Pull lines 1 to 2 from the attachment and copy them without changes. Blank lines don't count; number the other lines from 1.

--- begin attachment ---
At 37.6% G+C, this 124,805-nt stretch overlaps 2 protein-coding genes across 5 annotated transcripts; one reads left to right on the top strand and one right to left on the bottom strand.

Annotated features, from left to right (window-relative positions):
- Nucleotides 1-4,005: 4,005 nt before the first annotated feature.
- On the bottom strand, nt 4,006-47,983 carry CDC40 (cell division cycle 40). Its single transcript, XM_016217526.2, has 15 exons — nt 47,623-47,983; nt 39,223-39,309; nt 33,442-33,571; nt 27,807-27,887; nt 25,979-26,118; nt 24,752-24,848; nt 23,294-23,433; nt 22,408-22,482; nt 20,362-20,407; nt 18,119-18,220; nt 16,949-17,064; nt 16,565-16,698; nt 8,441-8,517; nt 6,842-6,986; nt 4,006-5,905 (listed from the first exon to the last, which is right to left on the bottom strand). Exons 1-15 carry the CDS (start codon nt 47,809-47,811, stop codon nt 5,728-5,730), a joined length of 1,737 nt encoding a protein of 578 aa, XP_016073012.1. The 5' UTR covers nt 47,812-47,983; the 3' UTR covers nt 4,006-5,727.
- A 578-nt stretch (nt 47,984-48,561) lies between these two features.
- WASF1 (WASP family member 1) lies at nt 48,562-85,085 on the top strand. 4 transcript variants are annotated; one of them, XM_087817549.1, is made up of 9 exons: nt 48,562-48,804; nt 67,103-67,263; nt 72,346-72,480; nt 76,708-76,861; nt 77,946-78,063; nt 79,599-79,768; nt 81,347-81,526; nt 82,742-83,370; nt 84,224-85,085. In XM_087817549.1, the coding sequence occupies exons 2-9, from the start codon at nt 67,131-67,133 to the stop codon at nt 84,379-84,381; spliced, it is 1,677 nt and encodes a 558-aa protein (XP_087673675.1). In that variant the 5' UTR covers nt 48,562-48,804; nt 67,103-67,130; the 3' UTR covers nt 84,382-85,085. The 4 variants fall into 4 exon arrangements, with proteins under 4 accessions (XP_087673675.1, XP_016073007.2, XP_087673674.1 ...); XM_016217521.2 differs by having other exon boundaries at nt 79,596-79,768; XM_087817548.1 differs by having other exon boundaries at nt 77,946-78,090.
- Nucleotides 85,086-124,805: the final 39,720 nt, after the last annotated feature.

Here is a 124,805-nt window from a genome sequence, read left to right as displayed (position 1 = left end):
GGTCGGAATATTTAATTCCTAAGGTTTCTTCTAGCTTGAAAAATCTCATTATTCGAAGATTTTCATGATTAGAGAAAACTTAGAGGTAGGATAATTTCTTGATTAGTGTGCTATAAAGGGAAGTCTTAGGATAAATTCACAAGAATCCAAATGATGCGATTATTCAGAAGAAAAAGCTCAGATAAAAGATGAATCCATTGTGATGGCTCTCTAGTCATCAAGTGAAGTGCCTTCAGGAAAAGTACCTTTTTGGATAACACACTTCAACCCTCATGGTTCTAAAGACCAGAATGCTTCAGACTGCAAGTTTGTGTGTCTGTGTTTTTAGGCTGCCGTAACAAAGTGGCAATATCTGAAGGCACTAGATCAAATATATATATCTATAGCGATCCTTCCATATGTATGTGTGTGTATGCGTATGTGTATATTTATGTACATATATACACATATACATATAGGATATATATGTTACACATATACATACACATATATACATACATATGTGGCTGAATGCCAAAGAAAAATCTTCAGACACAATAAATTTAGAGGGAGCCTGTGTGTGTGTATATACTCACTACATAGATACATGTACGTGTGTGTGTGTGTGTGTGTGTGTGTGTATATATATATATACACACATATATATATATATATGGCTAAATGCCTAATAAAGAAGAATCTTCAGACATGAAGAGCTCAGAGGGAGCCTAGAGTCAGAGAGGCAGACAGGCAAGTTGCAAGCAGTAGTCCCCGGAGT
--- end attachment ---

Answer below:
At 37.6% G+C, this 124,805-nt stretch overlaps 2 protein-coding genes across 5 annotated transcripts; one reads left to right on the top strand and one right to left on the bottom strand.

Annotated features, from left to right (window-relative positions):